Tremont's Big Hollow (also try Tremont Big Hollow) The area where the skull bones of a small child were found a few years after Dennis went missing. The man knew McCarter, but did not report the skull until 1985, because he had been illegally hunting ginseng, and did not want to be prosecuted. Ranger McCarter and investigators searched in 1985, found nothing. It is believed that over the years, animals destroyed the remains. The area is 3-3 and a half miles away from where Dennis was last seen at Spense Field, and 9 miles away from where the scream and unkempt man were reported by the witness.
I do believe that an injury situation in the Dennis Martin case is very possible. He might have fallen into an underwater area, being whisked away too fast to call for help. Horrifyingly, he may have also fallen into an underground area and might have been either killed or so severely injured that the searches could not do anything because it was too late.
It seems like there were many areas underground or underwater that no matter how many searches and types of equipment they had, the rescue team may not have been able to penetrate those areas.
Last edited by Satch; 08-01-2011 at 03:06 AM.
A small thought that hit me this weekend. When the adults first started searching for Dennis, he might have deliberately run and hid from them, thinking he was playing a funny joke on them. Then he actually did get lost and was so far away by then, they couldn't hear him. Night came and he he wandered even further away with the rain washing away his tracks.
If coincidence never happened, there wouldn't be a word for it.
guys I found some really good photos of Spence Field where Dennis was last seen,I think I read they were by the shelter and these photos show just how dense it can get.I am still trying to figure how to post them,I am not good at doing it,but I will try and try today until I get it..
It is interesting that you brought this up, because I'll bet that very few (if any of the investigators even thought of this.) In fact, I didn't think of this until I read your post. I wonder what the investigators would say if they read this?! This certainly makes sense. Sure, hide somewhere for a joke and than as they call out his name, move further and further away trying to be funny. And than, Dennis becomes more focused on the joke than his surroundings, and either gets so far away that no one sees him, or meets up with a tragic fate being unaware of his area.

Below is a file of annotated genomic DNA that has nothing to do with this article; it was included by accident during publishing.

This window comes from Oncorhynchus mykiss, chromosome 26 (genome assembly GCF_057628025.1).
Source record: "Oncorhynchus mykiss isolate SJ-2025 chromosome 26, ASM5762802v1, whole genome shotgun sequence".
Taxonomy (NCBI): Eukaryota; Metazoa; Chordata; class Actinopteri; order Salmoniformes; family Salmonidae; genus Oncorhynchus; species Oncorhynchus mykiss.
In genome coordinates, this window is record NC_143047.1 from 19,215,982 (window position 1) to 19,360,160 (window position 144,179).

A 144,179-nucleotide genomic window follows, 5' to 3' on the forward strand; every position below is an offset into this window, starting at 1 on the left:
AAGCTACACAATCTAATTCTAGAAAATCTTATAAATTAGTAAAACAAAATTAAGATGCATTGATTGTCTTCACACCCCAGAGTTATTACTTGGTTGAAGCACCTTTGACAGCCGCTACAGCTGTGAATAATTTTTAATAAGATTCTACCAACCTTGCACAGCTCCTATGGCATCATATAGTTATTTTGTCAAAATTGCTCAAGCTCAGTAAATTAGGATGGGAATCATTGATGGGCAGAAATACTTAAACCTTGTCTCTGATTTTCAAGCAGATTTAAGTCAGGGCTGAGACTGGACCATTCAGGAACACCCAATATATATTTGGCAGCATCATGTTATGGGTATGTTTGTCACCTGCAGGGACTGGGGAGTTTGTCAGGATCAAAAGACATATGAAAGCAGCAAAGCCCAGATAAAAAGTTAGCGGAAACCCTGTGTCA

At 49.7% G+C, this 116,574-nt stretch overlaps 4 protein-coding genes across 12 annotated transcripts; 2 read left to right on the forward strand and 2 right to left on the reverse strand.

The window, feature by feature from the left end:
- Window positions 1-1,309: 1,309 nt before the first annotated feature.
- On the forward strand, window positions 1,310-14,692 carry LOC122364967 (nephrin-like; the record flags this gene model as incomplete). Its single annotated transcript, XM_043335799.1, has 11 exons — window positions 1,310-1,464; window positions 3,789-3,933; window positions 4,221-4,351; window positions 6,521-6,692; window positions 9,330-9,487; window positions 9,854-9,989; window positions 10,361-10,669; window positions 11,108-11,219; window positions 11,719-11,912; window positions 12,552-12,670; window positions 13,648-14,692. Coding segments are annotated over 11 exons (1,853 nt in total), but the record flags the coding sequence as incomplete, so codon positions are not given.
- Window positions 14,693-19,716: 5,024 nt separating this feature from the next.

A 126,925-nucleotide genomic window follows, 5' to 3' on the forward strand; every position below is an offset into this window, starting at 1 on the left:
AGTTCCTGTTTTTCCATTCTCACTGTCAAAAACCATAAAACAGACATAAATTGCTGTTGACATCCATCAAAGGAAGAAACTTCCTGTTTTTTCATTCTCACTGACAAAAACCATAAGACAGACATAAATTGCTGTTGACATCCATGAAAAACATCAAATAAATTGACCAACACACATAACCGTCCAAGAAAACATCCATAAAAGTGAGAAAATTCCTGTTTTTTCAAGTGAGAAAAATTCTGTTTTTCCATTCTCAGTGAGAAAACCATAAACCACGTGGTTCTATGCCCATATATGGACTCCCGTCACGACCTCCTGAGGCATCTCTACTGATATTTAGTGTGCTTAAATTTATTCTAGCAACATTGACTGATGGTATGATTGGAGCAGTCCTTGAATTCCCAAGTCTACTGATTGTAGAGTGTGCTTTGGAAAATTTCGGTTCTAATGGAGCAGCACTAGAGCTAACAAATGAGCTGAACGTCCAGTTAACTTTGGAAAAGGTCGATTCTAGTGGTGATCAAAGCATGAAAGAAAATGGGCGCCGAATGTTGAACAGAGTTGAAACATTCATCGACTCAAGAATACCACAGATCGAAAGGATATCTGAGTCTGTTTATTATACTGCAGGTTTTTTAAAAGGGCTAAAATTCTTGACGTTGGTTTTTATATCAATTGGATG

There was a comment on some message board from some guy's father who was involved in the search. Both parties agree about the ease in which someone could get lost our injured in the Smokies if they were not experienced and aware of their surroundings. The son claims that his Dad said, there are several areas of foliage. Foliage is deep thicket of trees, flowers and terrain that is bunched together, and he claims that when you go off the trail if you are not careful, there are some areas of foliage that actually have deep holes and caverns. He believes Dennis was walking along, got into an unsafe area somehow, and slipped and fell in a pit covered by foliage.
This kind of goes along with the posts above, about him falling and injuring himself so badly in the fall, or tragically being killed because of the impact of the fall. The foliage would cover up the very deep cavern or pit, and it would be impossible for the investigators to find him in that instance.
I don't know if the rescue teams searched pits or caverns and/or what equipment they would need to get down to them, for their own safety as well.
The theory that he fell into something; a pit, cave, mine, whatever is good except...his body would never have been found. If those bones were his (and we don't have any reason to suspect they are anyone else's), how did they wind up above ground?